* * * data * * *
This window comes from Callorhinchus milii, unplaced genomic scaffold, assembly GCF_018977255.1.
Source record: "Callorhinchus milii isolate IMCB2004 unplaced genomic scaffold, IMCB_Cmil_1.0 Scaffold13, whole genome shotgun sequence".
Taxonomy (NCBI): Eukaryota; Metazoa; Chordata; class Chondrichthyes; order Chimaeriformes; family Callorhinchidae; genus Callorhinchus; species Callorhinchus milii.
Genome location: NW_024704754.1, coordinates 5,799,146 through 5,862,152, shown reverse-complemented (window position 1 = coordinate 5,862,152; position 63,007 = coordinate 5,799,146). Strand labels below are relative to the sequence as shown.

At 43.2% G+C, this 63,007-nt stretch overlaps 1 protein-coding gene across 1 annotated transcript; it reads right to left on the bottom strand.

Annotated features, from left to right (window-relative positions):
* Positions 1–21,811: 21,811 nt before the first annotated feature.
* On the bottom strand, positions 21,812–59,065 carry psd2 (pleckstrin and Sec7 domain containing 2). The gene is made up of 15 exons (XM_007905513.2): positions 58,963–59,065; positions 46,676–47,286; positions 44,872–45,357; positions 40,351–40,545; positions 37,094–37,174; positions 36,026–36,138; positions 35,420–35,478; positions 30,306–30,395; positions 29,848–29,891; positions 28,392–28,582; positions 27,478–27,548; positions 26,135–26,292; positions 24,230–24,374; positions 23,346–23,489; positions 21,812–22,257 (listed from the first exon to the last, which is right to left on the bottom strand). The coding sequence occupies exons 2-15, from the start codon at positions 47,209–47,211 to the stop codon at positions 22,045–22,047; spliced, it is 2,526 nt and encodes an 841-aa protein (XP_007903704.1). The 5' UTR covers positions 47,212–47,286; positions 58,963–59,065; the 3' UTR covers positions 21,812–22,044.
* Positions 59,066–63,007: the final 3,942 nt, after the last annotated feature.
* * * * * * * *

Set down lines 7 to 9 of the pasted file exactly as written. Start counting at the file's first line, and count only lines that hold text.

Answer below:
* Positions 1–21,811: 21,811 nt before the first annotated feature.
* On the bottom strand, positions 21,812–59,065 carry psd2 (pleckstrin and Sec7 domain containing 2). The gene is made up of 15 exons (XM_007905513.2): positions 58,963–59,065; positions 46,676–47,286; positions 44,872–45,357; positions 40,351–40,545; positions 37,094–37,174; positions 36,026–36,138; positions 35,420–35,478; positions 30,306–30,395; positions 29,848–29,891; positions 28,392–28,582; positions 27,478–27,548; positions 26,135–26,292; positions 24,230–24,374; positions 23,346–23,489; positions 21,812–22,257 (listed from the first exon to the last, which is right to left on the bottom strand). The coding sequence occupies exons 2-15, from the start codon at positions 47,209–47,211 to the stop codon at positions 22,045–22,047; spliced, it is 2,526 nt and encodes an 841-aa protein (XP_007903704.1). The 5' UTR covers positions 47,212–47,286; positions 58,963–59,065; the 3' UTR covers positions 21,812–22,044.
* Positions 59,066–63,007: the final 3,942 nt, after the last annotated feature.